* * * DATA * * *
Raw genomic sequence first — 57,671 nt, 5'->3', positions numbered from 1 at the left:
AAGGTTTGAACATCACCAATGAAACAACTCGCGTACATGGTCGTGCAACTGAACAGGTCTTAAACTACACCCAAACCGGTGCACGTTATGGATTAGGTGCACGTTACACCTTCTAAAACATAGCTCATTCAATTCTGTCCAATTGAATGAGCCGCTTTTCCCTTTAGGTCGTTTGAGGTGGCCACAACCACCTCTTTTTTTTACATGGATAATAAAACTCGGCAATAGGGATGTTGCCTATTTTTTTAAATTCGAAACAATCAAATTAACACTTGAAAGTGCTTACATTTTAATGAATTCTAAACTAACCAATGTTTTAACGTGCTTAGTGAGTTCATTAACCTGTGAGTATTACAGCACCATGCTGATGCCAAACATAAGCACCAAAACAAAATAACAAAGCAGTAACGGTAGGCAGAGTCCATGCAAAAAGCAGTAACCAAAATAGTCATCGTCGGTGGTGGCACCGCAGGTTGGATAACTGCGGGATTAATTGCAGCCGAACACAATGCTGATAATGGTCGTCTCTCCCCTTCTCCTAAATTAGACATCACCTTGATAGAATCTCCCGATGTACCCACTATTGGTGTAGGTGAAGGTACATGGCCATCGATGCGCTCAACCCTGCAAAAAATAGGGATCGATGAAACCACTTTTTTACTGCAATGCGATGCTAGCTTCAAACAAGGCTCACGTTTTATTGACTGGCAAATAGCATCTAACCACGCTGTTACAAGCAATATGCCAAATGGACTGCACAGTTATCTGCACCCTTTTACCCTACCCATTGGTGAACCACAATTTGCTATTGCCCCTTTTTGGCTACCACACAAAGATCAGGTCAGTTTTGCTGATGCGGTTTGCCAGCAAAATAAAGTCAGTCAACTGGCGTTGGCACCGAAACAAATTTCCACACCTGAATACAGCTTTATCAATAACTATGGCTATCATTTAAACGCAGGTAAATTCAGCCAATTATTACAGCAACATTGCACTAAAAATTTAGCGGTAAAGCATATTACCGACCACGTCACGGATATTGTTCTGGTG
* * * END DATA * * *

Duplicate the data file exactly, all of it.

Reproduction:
Raw genomic sequence first — 57,671 nt, 5'->3', positions numbered from 1 at the left:
AAGGTTTGAACATCACCAATGAAACAACTCGCGTACATGGTCGTGCAACTGAACAGGTCTTAAACTACACCCAAACCGGTGCACGTTATGGATTAGGTGCACGTTACACCTTCTAAAACATAGCTCATTCAATTCTGTCCAATTGAATGAGCCGCTTTTCCCTTTAGGTCGTTTGAGGTGGCCACAACCACCTCTTTTTTTTACATGGATAATAAAACTCGGCAATAGGGATGTTGCCTATTTTTTTAAATTCGAAACAATCAAATTAACACTTGAAAGTGCTTACATTTTAATGAATTCTAAACTAACCAATGTTTTAACGTGCTTAGTGAGTTCATTAACCTGTGAGTATTACAGCACCATGCTGATGCCAAACATAAGCACCAAAACAAAATAACAAAGCAGTAACGGTAGGCAGAGTCCATGCAAAAAGCAGTAACCAAAATAGTCATCGTCGGTGGTGGCACCGCAGGTTGGATAACTGCGGGATTAATTGCAGCCGAACACAATGCTGATAATGGTCGTCTCTCCCCTTCTCCTAAATTAGACATCACCTTGATAGAATCTCCCGATGTACCCACTATTGGTGTAGGTGAAGGTACATGGCCATCGATGCGCTCAACCCTGCAAAAAATAGGGATCGATGAAACCACTTTTTTACTGCAATGCGATGCTAGCTTCAAACAAGGCTCACGTTTTATTGACTGGCAAATAGCATCTAACCACGCTGTTACAAGCAATATGCCAAATGGACTGCACAGTTATCTGCACCCTTTTACCCTACCCATTGGTGAACCACAATTTGCTATTGCCCCTTTTTGGCTACCACACAAAGATCAGGTCAGTTTTGCTGATGCGGTTTGCCAGCAAAATAAAGTCAGTCAACTGGCGTTGGCACCGAAACAAATTTCCACACCTGAATACAGCTTTATCAATAACTATGGCTATCATTTAAACGCAGGTAAATTCAGCCAATTATTACAGCAACATTGCACTAAAAATTTAGCGGTAAAGCATATTACCGACCACGTCACGGATATTGTTCTGGTG